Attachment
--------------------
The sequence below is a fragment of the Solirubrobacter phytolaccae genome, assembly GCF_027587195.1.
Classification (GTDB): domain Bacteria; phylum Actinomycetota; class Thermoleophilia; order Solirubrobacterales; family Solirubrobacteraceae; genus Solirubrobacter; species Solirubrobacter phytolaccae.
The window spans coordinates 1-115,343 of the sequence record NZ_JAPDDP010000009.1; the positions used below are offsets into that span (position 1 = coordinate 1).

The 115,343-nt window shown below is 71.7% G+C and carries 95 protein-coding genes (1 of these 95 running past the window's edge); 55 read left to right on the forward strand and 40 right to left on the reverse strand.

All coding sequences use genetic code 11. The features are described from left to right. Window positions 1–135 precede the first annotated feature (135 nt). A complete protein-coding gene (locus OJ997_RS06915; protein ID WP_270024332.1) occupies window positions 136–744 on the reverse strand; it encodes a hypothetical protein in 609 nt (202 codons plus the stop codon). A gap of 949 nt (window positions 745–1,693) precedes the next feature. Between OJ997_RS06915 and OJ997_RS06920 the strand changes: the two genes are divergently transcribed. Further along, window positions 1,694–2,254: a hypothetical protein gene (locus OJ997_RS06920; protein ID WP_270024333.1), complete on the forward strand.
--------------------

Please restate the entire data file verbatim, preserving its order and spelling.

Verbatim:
The sequence below is a fragment of the Solirubrobacter phytolaccae genome, assembly GCF_027587195.1.
Classification (GTDB): domain Bacteria; phylum Actinomycetota; class Thermoleophilia; order Solirubrobacterales; family Solirubrobacteraceae; genus Solirubrobacter; species Solirubrobacter phytolaccae.
The window spans coordinates 1-115,343 of the sequence record NZ_JAPDDP010000009.1; the positions used below are offsets into that span (position 1 = coordinate 1).

The 115,343-nt window shown below is 71.7% G+C and carries 95 protein-coding genes (1 of these 95 running past the window's edge); 55 read left to right on the forward strand and 40 right to left on the reverse strand.

All coding sequences use genetic code 11. The features are described from left to right. Window positions 1–135 precede the first annotated feature (135 nt). A complete protein-coding gene (locus OJ997_RS06915; protein ID WP_270024332.1) occupies window positions 136–744 on the reverse strand; it encodes a hypothetical protein in 609 nt (202 codons plus the stop codon). A gap of 949 nt (window positions 745–1,693) precedes the next feature. Between OJ997_RS06915 and OJ997_RS06920 the strand changes: the two genes are divergently transcribed. Further along, window positions 1,694–2,254: a hypothetical protein gene (locus OJ997_RS06920; protein ID WP_270024333.1), complete on the forward strand.